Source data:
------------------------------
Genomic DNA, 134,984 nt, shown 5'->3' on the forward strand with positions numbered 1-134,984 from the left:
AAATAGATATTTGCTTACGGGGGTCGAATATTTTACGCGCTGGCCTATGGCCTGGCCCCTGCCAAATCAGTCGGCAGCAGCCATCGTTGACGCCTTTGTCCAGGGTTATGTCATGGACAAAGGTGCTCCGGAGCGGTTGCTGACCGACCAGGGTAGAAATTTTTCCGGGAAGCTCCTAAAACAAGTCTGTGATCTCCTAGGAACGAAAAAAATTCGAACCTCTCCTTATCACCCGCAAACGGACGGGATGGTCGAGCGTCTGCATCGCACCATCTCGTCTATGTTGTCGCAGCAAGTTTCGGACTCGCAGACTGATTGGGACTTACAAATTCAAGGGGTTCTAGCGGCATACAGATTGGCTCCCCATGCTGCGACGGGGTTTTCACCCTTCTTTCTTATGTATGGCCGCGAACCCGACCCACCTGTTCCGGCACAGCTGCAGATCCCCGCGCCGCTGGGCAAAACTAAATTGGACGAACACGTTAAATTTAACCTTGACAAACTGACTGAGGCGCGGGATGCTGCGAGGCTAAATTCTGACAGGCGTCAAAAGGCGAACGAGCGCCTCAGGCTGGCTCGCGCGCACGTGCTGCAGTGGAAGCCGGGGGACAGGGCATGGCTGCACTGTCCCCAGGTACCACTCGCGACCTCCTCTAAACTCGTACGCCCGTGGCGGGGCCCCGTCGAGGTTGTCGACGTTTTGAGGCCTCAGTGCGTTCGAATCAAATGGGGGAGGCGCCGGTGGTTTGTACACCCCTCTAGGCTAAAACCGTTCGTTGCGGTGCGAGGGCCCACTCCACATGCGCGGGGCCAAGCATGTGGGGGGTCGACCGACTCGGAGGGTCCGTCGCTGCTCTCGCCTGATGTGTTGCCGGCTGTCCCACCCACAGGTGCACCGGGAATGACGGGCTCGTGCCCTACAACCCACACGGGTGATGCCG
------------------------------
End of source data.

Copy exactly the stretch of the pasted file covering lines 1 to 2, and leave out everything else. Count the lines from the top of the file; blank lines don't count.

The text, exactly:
Genomic DNA, 134,984 nt, shown 5'->3' on the forward strand with positions numbered 1-134,984 from the left:
AAATAGATATTTGCTTACGGGGGTCGAATATTTTACGCGCTGGCCTATGGCCTGGCCCCTGCCAAATCAGTCGGCAGCAGCCATCGTTGACGCCTTTGTCCAGGGTTATGTCATGGACAAAGGTGCTCCGGAGCGGTTGCTGACCGACCAGGGTAGAAATTTTTCCGGGAAGCTCCTAAAACAAGTCTGTGATCTCCTAGGAACGAAAAAAATTCGAACCTCTCCTTATCACCCGCAAACGGACGGGATGGTCGAGCGTCTGCATCGCACCATCTCGTCTATGTTGTCGCAGCAAGTTTCGGACTCGCAGACTGATTGGGACTTACAAATTCAAGGGGTTCTAGCGGCATACAGATTGGCTCCCCATGCTGCGACGGGGTTTTCACCCTTCTTTCTTATGTATGGCCGCGAACCCGACCCACCTGTTCCGGCACAGCTGCAGATCCCCGCGCCGCTGGGCAAAACTAAATTGGACGAACACGTTAAATTTAACCTTGACAAACTGACTGAGGCGCGGGATGCTGCGAGGCTAAATTCTGACAGGCGTCAAAAGGCGAACGAGCGCCTCAGGCTGGCTCGCGCGCACGTGCTGCAGTGGAAGCCGGGGGACAGGGCATGGCTGCACTGTCCCCAGGTACCACTCGCGACCTCCTCTAAACTCGTACGCCCGTGGCGGGGCCCCGTCGAGGTTGTCGACGTTTTGAGGCCTCAGTGCGTTCGAATCAAATGGGGGAGGCGCCGGTGGTTTGTACACCCCTCTAGGCTAAAACCGTTCGTTGCGGTGCGAGGGCCCACTCCACATGCGCGGGGCCAAGCATGTGGGGGGTCGACCGACTCGGAGGGTCCGTCGCTGCTCTCGCCTGATGTGTTGCCGGCTGTCCCACCCACAGGTGCACCGGGAATGACGGGCTCGTGCCCTACAACCCACACGGGTGATGCCG